The woman yanked the girl’s arm, and they strode down the corridor.
Something felt wrong. A padded black bench set against the windows offered a chance to collect her nerve and a vantage point from which to watch the women. At Unit 908 the woman unpocketed a key card and the two of them disappeared.
Nooria’s husband now had his young lady in the condominium. Two of them—but Nawar sensed the older one, the one close to her own age, didn’t count. Her demeanor had been like a parent hauling a misbehaving child to her room. For what purpose?
Certainly not for lessons in Arabic.
Nawar decided to leave.
By the time the elevator reached the lobby, she had reconsidered. If she had a friend who knew Douglas was cheating on her, would she want her friend to tell her?
Absolutely she would. But did she have proof? Mr. Ferguson said the “young lady” would be with him for an hour. She’d exit the same elevator, and if Nawar positioned herself strategically, she could take a picture without anyone knowing. She could give the photo to Nooria, who could then do whatever she wanted. If the girl and the woman happened to be family friends, so be it. But if not, let Mr. Ferguson try to explain.
After purchasing green tea and a chocolate chip cookie, she situated herself on a plush armchair next to a window, giving her an angle of sight directly toward the elevator foyer. A shiver shimmied up her back when she realized she sat beneath what would be approximately the other end of Unit 908, with the view of the bay Mr. Ferguson had mentioned.
What was taking place nine floors above her?
Using her phone, she occupied her time researching teaching possibilities. She was navigating the website of an organization called Refugees Self-Help when she spotted the woman with the birthmark stepping away from the elevators—without the girl. She switched the phone to camera mode and positioned it next to her ear, tilting it the way she had practiced when she first sat down, so that the photo would capture the elevator foyer while she pretended to speak to an imaginary caller. She took two photos.
After the woman disappeared toward the hotel restaurant, Nawar looked at the photos. One of them cut off the woman’s legs, but they both would work.
Back on the internet, she studied the teaching arrangements Refugees Self-Help provided. If she could get ten students enrolled, each of them paying five dollars per class, the organization would match the funding. She’d earn a hundred dollars per class. But would this organization let her do it? Her only license was Syrian, and it was buried in the rubble of her childhood home.
She looked up from her phone and took another sip of tea. A half dozen other men and women occupied the lobby, quieter than it had been earlier. A soft voice crooned from the ceiling—was it Nat King Cole?
From the top of the window beside her, an object plunged into view, followed by an explosion of glass. Nawar bolted from her chair, the tablet clutched in her right hand. Outside, a woman screamed. Shouts and groans erupted from the lobby. Nawar’s body recoiled, but an urge to look countered. Something had struck the awning outside the hotel, smashed right through it—ya Alla—was it a person? She forced her nearly petrified body a step closer to look.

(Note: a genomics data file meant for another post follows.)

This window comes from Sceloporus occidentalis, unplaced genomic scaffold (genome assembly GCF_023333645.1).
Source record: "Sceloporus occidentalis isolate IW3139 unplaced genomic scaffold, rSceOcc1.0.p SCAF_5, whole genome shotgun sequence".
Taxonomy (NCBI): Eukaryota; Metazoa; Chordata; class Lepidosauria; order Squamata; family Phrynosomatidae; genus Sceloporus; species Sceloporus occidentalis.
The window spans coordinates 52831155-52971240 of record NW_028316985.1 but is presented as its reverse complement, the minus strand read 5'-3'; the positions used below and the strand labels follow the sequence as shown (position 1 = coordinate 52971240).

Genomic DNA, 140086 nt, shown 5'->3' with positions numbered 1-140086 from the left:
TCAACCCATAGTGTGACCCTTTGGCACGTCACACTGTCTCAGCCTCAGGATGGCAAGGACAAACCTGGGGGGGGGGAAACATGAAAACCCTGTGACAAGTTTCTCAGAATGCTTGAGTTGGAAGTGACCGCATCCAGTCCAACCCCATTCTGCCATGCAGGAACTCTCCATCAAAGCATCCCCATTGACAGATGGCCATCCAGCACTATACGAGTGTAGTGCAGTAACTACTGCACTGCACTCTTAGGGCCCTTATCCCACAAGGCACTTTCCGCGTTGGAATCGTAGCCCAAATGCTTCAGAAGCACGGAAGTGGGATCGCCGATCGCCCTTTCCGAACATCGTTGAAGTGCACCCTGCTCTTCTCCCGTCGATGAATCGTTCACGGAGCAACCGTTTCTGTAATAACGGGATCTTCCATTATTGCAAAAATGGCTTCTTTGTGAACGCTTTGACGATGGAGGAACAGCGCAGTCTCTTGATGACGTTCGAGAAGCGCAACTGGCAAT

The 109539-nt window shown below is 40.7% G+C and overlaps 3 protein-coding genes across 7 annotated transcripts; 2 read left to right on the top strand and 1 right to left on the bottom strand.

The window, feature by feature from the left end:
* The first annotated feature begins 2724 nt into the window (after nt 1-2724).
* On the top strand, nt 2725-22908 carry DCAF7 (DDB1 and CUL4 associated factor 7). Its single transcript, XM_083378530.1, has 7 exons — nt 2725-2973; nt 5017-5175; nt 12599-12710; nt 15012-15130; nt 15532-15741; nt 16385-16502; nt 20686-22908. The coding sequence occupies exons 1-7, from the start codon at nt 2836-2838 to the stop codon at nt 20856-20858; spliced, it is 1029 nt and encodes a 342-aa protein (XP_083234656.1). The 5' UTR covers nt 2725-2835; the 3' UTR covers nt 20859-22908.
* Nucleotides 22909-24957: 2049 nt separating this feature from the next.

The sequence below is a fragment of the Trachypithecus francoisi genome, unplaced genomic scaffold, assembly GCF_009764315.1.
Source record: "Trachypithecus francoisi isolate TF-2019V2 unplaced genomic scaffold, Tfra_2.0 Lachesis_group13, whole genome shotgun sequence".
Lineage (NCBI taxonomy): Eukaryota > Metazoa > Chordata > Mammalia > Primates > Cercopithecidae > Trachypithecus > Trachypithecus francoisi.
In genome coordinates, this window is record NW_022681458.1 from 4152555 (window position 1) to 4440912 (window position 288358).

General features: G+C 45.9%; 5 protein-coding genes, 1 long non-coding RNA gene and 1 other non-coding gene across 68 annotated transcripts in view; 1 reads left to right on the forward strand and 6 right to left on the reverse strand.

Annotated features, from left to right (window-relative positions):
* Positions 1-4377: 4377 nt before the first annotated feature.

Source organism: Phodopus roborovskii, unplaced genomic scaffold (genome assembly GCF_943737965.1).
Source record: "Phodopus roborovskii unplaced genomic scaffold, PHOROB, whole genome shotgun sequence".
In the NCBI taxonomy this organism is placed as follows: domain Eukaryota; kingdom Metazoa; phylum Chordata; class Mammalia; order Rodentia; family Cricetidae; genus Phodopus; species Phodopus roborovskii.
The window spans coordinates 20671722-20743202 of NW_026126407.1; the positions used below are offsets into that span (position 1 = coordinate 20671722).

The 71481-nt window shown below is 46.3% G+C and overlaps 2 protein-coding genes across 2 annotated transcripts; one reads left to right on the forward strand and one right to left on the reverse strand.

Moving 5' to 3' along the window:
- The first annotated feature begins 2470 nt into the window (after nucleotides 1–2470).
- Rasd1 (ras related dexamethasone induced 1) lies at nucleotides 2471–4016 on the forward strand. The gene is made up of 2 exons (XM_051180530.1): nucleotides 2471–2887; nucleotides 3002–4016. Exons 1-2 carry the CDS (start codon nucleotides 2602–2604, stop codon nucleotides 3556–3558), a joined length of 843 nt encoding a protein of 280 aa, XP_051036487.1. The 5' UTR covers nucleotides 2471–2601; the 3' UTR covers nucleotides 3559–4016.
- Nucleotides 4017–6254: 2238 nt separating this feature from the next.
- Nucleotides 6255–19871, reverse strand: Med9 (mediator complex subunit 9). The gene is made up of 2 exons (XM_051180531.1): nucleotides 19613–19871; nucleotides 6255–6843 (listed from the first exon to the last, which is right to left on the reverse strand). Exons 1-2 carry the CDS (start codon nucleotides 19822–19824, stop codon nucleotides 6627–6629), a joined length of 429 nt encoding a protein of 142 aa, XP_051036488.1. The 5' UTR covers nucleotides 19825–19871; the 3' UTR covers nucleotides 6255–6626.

The girl from unit 908 lay flat on her back on the unyielding bed of pavement and glass, her eyes and her mouth open without life, blood dribbling down the side of her mouth and pooling out from beneath her head.
She was naked.
As a man and woman dashed to the girl’s side and people around Nawar hurried to the window or away from it, she reeled backward, as though her own head had been struck. A memory took hold of her body.
Men burst into the lobby, blood on their heads, legs, arms, hands. Some dragging themselves. Some dragging others. Rage and torment.
Why! Why! It was peaceful! Oh, Assad, you son of a dog!
At her feet a thin man lay on his back, panting shallow breaths, a bloody open gash where the side of his head should be.
“There is no God but God!” he moaned.
Two men knelt beside him, one rubbing his hand across the man’s bloody hair, the other lamenting.
“Oh, Assad, you animal!”
“No God but God! No God but God!”
Amid the pandemonium of shouts, of the shatters of bullets outside, the man’s voice faded, eyes rolled back, breathing ceased. His friend stroked his hair a final time, stood with tears streaming down his face, and he and Nawar and the men holding her back from dashing outside cried from a horrible black space deep inside their souls:
“Why! Why! Assad, you dog! Oh God!”
In the lobby around this man, other wounded men and dead men and unwounded men and women clumped in huddles, staring catatonically or shouting—oh, so much shouting as the bullet storm outside abated and blood grew ever-widening puddles.
“An ambulance! Call an ambulance!”
“Why? Why! It was peaceful!”
But none of the men inside was her husband. Where was Ziad? Where was Ziad?
“Can I help you? Are you all right?” A woman’s voice leaned close. A stench of rancid tea besieged Nawar’s nose while the remnants of vomit dribbled from her mouth, inches off the floor. She was on her hands and knees.
Ya rabbih dakhilak. She’d made a spectacle of herself.
“I’m sorry,” she gasped, pushing her weakened body upright. She reached for a napkin and would have fallen again had she not caught herself with her other arm on the side table where her cup had been.
“Don’t worry about it,” said the woman—neat dark hair, a hotel pin on her dress, kindness in her tone. “You need to sit for a moment.”
“No!” She flung her daypack over her left shoulder and picked up the equipment case.
She took a step, tottered, then rushed toward the exit. Outside, the marine clouds had lowered a misty curtain and within the chill she stopped and gaped toward the girl. A single policeman as well as men and women with hotel and security uniforms stood as a shield, looking out in a semi-circle to keep a thickening crowd of gawkers away. In the gaps between these sentries, other responders hunched toward where the girl had fallen. It was as though they had formed a tarp to protect the girl’s dignity, even in death. Especially in death.
Some fifty individuals had collected outside, and yet it was oddly quiet, except for the sound of sirens and the ruffling of jackets. She scanned the assembled onlookers—no hijabs among them. The woman was gone, and of course Mr. Ferguson did not make an appearance.
From behind her and across the street, five additional police officers on foot hurried to the scene. One of them, a woman, barked orders.
“Back up! Keep going! Up the street to the end of the block. If you’re a guest at the hotel, you’d better get inside right now. Otherwise, back off! We need room for the aid car and medical personnel. Move it, people.” All five officers walked outward in an expanding semi-circle to sweep away the back-pedaling horde.
But Nawar was not a mere bystander.
She was a witness.